3. #3
    Cyburbian Cardinal's avatar
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    How much land is available in the right-of-way, and on the manufacturing site? I have seen a street developed with right-angled parking on one side adjacent to manufacturing, with residential on the other side. It is not that ideal a situation. If enough land could be assembled, you might fit in two 12-foot driving lanes, a heavily-landscaped island, and then a one-way lane with 45-degree angled parking. The landscaped island would be a buffer so that the residential uses are not looking at parked cars. The narrow street would eliminate on-street parking in front of their homes. You might fit this into about seventy feet.
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    Cyburbian
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    Is there existing fencing on the manufacturing side? If so, what is the height, length, material, and opacity of the existing fence?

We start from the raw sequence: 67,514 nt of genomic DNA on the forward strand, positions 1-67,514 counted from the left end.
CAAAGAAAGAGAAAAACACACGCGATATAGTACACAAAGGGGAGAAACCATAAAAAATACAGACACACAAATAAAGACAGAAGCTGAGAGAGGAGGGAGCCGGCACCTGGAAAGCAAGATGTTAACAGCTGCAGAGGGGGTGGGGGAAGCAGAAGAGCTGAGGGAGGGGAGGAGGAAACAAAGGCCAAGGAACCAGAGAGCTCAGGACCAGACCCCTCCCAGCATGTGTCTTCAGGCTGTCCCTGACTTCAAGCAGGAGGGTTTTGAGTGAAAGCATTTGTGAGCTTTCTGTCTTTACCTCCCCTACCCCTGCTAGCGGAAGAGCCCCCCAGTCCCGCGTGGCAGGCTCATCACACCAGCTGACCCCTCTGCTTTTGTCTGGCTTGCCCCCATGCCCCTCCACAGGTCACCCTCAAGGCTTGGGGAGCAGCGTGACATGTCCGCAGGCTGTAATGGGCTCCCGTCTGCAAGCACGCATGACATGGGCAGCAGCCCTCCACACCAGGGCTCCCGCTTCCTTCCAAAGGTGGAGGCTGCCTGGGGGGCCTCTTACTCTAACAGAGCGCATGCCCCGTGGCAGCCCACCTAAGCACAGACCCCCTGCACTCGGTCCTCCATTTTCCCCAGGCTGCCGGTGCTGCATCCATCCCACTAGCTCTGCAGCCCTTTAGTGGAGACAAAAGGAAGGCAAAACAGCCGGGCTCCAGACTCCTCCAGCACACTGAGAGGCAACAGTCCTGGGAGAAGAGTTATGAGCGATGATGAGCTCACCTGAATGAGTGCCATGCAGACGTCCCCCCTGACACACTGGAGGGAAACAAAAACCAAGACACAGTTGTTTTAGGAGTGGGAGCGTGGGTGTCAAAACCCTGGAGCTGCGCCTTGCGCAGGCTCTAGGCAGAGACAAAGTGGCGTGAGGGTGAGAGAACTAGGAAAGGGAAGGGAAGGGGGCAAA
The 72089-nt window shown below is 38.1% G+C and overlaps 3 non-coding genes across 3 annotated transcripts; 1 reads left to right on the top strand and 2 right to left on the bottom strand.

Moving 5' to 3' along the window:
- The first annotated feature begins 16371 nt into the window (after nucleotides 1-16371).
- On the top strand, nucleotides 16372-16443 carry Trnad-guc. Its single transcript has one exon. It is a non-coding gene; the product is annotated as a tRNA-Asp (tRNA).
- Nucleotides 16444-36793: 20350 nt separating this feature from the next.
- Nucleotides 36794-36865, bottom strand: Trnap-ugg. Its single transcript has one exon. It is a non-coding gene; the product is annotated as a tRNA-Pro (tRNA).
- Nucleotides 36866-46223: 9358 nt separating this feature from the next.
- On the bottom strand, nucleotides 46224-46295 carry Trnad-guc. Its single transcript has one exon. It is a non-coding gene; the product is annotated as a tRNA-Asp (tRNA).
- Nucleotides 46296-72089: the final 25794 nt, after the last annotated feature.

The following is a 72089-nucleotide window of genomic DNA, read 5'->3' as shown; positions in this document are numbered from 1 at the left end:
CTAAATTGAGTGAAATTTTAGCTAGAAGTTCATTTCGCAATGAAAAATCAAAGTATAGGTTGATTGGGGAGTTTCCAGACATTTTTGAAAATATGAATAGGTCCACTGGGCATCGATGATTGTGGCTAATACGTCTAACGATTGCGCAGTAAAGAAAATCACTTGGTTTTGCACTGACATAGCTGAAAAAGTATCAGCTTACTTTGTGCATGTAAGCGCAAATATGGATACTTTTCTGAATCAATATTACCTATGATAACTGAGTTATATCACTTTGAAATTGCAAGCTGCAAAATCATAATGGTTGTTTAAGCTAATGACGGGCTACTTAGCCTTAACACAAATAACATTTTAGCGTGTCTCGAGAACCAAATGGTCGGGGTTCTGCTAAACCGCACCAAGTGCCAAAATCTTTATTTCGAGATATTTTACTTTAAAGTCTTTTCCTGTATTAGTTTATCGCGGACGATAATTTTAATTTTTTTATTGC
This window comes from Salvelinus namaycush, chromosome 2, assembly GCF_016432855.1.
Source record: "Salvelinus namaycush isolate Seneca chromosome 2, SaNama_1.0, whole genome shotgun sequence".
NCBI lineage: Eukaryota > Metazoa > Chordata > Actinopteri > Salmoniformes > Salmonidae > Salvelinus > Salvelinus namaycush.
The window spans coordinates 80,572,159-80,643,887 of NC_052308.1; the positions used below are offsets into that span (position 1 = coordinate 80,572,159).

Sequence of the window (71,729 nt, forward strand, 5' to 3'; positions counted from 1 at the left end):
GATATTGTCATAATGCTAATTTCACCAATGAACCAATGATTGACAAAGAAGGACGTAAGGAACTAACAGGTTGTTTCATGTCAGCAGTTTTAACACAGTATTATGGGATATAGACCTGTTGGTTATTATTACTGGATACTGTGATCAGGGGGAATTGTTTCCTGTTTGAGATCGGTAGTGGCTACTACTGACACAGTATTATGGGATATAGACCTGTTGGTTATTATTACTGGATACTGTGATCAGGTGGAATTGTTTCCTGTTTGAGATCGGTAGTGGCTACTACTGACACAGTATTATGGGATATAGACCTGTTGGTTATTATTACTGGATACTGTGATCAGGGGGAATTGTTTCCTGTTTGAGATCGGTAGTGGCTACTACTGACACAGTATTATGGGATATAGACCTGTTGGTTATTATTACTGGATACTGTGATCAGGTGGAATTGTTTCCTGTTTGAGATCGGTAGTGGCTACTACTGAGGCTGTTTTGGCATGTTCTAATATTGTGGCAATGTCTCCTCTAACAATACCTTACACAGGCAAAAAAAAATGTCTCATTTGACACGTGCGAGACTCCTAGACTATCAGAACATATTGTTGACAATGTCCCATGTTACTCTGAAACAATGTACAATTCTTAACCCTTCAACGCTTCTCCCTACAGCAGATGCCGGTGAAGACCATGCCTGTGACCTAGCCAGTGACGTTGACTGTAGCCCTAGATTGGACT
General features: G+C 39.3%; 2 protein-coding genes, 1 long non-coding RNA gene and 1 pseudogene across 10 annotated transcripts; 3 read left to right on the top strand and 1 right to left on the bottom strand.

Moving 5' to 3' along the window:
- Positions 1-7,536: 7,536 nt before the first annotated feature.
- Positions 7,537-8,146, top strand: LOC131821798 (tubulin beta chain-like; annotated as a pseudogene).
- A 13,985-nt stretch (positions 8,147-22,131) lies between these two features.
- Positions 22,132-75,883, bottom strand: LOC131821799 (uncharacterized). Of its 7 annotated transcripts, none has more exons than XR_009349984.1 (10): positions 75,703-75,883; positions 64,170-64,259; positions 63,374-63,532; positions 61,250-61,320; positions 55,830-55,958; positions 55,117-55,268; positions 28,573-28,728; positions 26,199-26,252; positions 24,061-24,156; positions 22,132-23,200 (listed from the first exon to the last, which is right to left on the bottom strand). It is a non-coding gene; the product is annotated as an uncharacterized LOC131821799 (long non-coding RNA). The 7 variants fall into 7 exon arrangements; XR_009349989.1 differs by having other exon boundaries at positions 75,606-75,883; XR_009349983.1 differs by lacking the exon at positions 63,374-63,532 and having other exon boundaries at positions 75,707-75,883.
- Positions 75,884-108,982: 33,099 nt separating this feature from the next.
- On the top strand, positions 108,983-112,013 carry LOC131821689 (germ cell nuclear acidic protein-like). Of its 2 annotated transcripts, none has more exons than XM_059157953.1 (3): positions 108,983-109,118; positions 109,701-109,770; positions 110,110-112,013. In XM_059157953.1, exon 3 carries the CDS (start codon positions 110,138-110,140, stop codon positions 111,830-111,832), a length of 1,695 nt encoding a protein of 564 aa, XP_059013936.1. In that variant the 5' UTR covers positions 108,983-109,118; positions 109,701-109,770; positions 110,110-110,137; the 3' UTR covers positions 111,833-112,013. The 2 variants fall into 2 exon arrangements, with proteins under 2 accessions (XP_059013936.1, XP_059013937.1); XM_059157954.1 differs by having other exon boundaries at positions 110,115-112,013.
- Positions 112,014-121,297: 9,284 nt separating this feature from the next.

5. #5
    Unfrozen Caveman Planner mendelman's avatar
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    I like Cardinal's suggestion.

    Plus, was the industrial complex there before or after the residents? If before, they need to relax. They did choose to live across the street from a factory.
    I'm sorry. Is my bias showing?

    Let's not be didactic in this profession, because that is a path to disillusion and irrelevancy.

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  6. #6